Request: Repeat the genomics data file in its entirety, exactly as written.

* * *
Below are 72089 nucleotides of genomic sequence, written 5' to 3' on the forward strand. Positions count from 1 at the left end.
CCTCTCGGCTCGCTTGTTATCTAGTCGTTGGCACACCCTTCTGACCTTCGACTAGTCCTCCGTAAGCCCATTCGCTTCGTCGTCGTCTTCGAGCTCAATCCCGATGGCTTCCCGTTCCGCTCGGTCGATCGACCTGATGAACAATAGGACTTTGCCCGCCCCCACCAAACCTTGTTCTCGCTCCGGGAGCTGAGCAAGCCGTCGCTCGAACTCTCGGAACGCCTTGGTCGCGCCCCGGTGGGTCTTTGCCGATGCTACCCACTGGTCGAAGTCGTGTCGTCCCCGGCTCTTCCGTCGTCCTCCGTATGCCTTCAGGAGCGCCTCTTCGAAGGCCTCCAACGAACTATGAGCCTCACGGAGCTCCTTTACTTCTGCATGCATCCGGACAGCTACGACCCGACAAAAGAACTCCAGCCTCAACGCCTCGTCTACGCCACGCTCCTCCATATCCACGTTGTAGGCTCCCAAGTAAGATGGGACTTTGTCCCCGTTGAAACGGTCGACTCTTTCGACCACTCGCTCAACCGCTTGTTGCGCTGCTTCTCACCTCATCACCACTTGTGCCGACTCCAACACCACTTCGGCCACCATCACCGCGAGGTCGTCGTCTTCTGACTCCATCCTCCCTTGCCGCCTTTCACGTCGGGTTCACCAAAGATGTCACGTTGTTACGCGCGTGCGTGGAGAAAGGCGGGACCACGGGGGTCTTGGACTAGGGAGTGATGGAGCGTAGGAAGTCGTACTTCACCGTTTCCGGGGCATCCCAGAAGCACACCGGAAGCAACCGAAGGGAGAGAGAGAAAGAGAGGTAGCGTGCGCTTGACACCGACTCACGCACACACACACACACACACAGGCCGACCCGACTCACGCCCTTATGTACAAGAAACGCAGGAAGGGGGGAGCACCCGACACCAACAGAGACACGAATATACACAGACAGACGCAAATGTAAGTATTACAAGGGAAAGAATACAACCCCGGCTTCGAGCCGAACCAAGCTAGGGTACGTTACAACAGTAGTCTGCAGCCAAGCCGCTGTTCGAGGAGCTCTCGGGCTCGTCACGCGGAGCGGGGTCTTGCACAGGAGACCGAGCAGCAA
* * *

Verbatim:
Below are 72089 nucleotides of genomic sequence, written 5' to 3' on the forward strand. Positions count from 1 at the left end.
CCTCTCGGCTCGCTTGTTATCTAGTCGTTGGCACACCCTTCTGACCTTCGACTAGTCCTCCGTAAGCCCATTCGCTTCGTCGTCGTCTTCGAGCTCAATCCCGATGGCTTCCCGTTCCGCTCGGTCGATCGACCTGATGAACAATAGGACTTTGCCCGCCCCCACCAAACCTTGTTCTCGCTCCGGGAGCTGAGCAAGCCGTCGCTCGAACTCTCGGAACGCCTTGGTCGCGCCCCGGTGGGTCTTTGCCGATGCTACCCACTGGTCGAAGTCGTGTCGTCCCCGGCTCTTCCGTCGTCCTCCGTATGCCTTCAGGAGCGCCTCTTCGAAGGCCTCCAACGAACTATGAGCCTCACGGAGCTCCTTTACTTCTGCATGCATCCGGACAGCTACGACCCGACAAAAGAACTCCAGCCTCAACGCCTCGTCTACGCCACGCTCCTCCATATCCACGTTGTAGGCTCCCAAGTAAGATGGGACTTTGTCCCCGTTGAAACGGTCGACTCTTTCGACCACTCGCTCAACCGCTTGTTGCGCTGCTTCTCACCTCATCACCACTTGTGCCGACTCCAACACCACTTCGGCCACCATCACCGCGAGGTCGTCGTCTTCTGACTCCATCCTCCCTTGCCGCCTTTCACGTCGGGTTCACCAAAGATGTCACGTTGTTACGCGCGTGCGTGGAGAAAGGCGGGACCACGGGGGTCTTGGACTAGGGAGTGATGGAGCGTAGGAAGTCGTACTTCACCGTTTCCGGGGCATCCCAGAAGCACACCGGAAGCAACCGAAGGGAGAGAGAGAAAGAGAGGTAGCGTGCGCTTGACACCGACTCACGCACACACACACACACACACAGGCCGACCCGACTCACGCCCTTATGTACAAGAAACGCAGGAAGGGGGGAGCACCCGACACCAACAGAGACACGAATATACACAGACAGACGCAAATGTAAGTATTACAAGGGAAAGAATACAACCCCGGCTTCGAGCCGAACCAAGCTAGGGTACGTTACAACAGTAGTCTGCAGCCAAGCCGCTGTTCGAGGAGCTCTCGGGCTCGTCACGCGGAGCGGGGTCTTGCACAGGAGACCGAGCAGCAA